Wilson Tax Law Group, APLC (www.wilsontaxlaw.com) is a boutique Orange County tax controversy law firm that specializes in representation of individuals and businesses before federal and state tax authorities with audits, appeals, FBAR, offshore compliance, litigation and criminal defense.  Firm founder, Joseph P. Wilson, is a former Federal tax prosecutor and trial attorney for the IRS and California Franchise Tax Board.  Wilson Tax Law Group is exclusively comprised of former IRS litigators and Assistant US Attorneys from the US Attorney’s Office, Central District of California, Tax Division and Criminal Division.

For further information, or to arrange a consultation please contact: Wilson Tax Law Group, APLC

Newport Beach and Yorba Linda, California

Tel: (949) 397-2292 (Newport Beach Office)

Tel: (714) 463-4430 (Yorba Linda Office)

 

Employers Can Claim the Employee Retention Credit for 2020 on the 4th Quarter Form 941

The IRS has clarified that, under section 206(c) of the Taxpayer Certainty and Disaster Tax Relief Act of 2020, an employer that is eligible for the employee retention credit (ERC) can claim the ERC even if the employer received a Small Business Interruption Loan under the Paycheck Protection Program (PPP). Accordingly, eligible employers can claim ERS on any qualified wages that are not counted as payroll costs in obtaining PPP loan forgiveness. However, any wages that could count toward eligibility for ERC or PPP loan forgiveness can be applied to wither of these programs, but not both.

Further, if an employer received a PPP loan and included wages paid in the 2nd and/or 3rd quarter of 2020 as payroll costs in support of an application to obtain forgiveness of the loan (rather than claiming ERC for those wages), and the employer's request for forgiveness was denied, the employer could claim the ERC related to those qualified wages on its 4th quarter 2020 Form 941, Employer's Quarterly Federal Tax Return. Additionally, the employer could report on its 4th quarter Form 941 any ERC attributable to health expenses that are qualified wages that it did not include in its 2nd and/or 3rd quarter Form 941. Moreover, employers who chose the 4th quarter procedure must add the ERC attributable to these 2nd and/or 3rd quarter qualified wages and health expenses on line 11c or line 13d (as relevant) of their original 4th quarter Form 941 (along with any other ERC for qualified wages paid in the 4th quarter). Further, employers should:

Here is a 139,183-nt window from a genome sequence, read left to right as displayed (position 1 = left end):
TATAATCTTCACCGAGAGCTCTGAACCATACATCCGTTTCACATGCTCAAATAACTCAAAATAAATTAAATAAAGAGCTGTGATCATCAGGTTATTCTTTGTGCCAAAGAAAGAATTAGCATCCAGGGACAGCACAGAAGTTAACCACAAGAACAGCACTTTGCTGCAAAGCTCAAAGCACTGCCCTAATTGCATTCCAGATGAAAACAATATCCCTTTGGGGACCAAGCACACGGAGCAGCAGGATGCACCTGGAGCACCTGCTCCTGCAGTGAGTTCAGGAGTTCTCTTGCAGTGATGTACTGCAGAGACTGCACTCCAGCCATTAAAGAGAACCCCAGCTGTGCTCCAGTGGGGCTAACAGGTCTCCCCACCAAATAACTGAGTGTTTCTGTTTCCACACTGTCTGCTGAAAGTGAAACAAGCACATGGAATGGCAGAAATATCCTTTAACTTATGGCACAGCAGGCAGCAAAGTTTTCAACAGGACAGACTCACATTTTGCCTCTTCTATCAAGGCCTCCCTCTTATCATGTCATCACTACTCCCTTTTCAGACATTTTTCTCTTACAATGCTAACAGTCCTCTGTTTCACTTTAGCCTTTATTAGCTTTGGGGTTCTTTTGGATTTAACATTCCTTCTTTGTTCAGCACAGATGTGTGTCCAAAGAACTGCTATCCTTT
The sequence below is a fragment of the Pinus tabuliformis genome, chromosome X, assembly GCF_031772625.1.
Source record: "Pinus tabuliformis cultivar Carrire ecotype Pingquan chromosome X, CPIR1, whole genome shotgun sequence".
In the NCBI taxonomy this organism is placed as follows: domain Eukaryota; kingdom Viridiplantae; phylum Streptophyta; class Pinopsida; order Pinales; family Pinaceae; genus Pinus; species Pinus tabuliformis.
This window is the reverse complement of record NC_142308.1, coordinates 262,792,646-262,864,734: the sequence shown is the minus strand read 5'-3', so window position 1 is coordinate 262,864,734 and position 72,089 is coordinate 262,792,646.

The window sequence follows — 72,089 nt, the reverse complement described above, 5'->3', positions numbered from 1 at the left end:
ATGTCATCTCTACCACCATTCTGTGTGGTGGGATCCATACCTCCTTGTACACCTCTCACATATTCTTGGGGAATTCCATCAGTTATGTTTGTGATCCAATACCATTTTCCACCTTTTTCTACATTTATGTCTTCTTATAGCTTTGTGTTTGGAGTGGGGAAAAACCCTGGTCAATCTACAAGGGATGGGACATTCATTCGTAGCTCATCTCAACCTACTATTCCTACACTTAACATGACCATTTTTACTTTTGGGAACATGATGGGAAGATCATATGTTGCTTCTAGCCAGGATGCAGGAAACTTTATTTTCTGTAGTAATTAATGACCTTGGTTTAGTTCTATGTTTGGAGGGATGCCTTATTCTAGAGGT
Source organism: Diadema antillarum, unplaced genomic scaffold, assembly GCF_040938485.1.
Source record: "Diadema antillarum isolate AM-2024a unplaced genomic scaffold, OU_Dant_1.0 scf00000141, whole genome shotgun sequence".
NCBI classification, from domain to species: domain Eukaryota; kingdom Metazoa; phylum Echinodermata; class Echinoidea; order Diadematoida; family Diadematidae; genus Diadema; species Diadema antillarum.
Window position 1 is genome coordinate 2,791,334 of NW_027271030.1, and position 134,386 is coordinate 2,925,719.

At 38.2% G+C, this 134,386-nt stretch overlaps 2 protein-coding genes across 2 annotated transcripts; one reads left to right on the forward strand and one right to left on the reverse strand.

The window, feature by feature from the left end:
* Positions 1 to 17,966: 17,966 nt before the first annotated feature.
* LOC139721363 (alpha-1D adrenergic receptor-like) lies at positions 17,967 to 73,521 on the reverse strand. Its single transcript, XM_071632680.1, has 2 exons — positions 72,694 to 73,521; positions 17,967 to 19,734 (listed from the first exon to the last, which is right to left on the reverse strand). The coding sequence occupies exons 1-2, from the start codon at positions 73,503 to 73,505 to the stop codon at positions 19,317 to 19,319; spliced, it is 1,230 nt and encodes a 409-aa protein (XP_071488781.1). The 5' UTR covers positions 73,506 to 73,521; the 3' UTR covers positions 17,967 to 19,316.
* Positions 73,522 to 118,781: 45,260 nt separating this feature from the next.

• Include the amount of these qualified wages paid during the 2nd and/or 3rd quarter (excluding health plan expenses) on line 21 of your original 4th quarter Form 941 (along with any qualified wages paid in the 4th quarter).

  • Enter the same amount on Worksheet 1, Step 3, line 3a.

  • Include the amount of these health plan expenses from the 2nd and/or 3rd quarter on line 22 of the 4th quarter Form 941 (along with any health expenses for the 4th quarter)

  • Enter the same amount on Worksheet 1, Step 3, line 3b.